CO2 and Oxygen, Soils 3

co2 molecule model




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It has been shown that there is an inverse relationship between the amount of CO2 in the soil and the amount of oxygen in the soil. Too much CO2 in the soil, say in excess of 4-5% can inhibit the up take of nutrients.  Some studies have shown that only does the toxicity level of CO2 come into being when it exceeds the level of oxygen.  The acidity of soil is therefore related to wetness which in turn is related to O2 and CO2 content which in turn effects soil fertility.

Soil water which is inevitably linked to soil texture is vital to determining soil fertility. This water comes in three forms; hygroscopic which is unavailable to plants and is the thin film around particles. Capillary water which occupies the small spaces between pores and gravitational water which freely drains. Plants obviously need water to survive, plus they get their nutrients from the water. The capillary potential is the amount of force required to suck up water from the soil. It requires more force to suck up soil that is drier or can retain less water. The amount of water that a soil can retain is effected by the pore space between the particles, the size range and their surface area. Sandy soils for example tend to lose much water and nutrients because of their high porosity. This is due to leaching. Water availability and therefore nutrient availability are poor in these sandy soils.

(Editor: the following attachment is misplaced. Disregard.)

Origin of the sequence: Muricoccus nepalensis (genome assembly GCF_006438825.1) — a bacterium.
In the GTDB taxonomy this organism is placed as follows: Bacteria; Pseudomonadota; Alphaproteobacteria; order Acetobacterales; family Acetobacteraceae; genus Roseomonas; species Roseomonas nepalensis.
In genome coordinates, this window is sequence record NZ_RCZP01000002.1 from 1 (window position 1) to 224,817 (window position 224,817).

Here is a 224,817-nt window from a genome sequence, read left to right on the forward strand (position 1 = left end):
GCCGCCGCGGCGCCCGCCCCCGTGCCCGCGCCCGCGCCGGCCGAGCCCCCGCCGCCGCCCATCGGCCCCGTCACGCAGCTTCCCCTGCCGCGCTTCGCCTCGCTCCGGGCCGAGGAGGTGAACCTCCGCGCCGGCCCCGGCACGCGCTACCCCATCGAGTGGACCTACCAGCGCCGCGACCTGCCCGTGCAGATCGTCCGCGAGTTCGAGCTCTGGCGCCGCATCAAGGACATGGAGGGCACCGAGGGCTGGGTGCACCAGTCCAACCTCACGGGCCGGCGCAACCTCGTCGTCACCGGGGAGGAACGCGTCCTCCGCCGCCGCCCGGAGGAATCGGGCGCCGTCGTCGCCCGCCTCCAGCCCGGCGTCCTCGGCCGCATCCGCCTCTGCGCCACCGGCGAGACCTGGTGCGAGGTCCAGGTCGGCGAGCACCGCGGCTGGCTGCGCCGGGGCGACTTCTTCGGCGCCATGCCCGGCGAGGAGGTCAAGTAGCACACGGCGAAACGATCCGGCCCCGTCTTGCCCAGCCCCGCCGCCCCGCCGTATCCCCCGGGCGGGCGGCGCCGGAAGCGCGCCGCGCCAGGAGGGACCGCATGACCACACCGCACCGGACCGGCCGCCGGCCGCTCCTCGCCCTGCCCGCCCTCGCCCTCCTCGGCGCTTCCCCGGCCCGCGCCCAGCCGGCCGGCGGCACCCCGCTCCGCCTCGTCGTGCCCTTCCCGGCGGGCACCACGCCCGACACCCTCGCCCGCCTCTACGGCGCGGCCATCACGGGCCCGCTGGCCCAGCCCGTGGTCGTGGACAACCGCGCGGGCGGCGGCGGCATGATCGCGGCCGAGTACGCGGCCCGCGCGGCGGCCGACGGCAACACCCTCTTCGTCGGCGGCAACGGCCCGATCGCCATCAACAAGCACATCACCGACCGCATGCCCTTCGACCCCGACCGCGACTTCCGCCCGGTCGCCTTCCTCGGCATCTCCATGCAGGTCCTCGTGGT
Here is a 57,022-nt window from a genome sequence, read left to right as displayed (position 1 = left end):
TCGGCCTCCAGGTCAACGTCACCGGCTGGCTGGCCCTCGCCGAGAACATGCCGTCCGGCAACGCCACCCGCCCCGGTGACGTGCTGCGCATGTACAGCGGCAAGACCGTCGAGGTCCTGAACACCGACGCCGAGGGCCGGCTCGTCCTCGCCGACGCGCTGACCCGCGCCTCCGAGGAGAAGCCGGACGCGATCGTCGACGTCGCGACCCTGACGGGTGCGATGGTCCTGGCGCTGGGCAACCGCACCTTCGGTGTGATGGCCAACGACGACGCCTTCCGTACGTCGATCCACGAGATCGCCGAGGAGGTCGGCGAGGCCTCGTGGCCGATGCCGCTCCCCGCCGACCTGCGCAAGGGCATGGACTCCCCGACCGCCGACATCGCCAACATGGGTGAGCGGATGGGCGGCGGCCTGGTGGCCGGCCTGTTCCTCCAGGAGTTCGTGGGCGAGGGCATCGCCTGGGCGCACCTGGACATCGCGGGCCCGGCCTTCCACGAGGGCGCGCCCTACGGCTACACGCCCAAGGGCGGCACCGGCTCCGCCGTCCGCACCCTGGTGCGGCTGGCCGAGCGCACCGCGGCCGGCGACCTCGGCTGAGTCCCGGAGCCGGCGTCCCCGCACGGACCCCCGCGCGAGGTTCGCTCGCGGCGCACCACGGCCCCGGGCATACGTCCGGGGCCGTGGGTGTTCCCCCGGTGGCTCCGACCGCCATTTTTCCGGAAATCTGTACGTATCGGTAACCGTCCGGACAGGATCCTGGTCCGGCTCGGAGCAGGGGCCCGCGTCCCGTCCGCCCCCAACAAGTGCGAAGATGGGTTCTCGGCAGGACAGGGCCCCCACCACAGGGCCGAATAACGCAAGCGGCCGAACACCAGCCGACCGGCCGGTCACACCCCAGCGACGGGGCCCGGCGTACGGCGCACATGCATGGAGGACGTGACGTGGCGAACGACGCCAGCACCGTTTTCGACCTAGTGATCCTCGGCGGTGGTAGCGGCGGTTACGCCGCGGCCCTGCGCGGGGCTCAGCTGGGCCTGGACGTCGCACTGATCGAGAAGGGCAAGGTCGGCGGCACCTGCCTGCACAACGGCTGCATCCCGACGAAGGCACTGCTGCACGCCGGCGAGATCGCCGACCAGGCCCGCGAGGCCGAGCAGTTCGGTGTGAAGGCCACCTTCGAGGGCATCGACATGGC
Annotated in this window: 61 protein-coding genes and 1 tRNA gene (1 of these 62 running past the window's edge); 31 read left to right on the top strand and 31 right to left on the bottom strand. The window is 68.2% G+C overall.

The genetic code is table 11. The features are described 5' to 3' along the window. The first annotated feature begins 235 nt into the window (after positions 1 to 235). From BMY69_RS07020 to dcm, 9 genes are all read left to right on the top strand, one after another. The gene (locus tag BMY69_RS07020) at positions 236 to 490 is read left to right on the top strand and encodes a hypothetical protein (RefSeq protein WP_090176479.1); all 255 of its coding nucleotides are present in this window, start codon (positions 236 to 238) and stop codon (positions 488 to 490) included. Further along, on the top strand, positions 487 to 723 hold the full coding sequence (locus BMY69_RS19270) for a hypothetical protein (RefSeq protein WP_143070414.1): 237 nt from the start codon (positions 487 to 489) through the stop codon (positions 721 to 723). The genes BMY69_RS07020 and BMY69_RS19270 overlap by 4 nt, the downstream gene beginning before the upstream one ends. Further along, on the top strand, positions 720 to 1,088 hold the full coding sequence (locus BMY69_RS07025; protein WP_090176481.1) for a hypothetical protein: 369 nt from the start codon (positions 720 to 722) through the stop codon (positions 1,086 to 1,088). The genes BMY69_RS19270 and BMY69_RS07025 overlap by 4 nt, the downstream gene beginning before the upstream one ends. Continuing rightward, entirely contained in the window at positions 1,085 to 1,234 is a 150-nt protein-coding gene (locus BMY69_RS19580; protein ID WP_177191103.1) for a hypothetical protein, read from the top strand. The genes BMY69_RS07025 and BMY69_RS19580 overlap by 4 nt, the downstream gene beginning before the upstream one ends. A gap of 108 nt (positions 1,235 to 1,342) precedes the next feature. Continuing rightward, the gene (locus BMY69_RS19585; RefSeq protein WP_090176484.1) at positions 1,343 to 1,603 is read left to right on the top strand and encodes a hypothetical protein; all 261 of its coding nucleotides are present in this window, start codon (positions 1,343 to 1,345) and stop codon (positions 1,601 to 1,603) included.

Clay however has small spaces between pores and not much water can be sucked up at the wilting point of the soil. The best type of soil for water nutrient extraction and therefore fertility with regard to structure would therefore be a silt or a combination of silt and sandy loam (Etherington p121).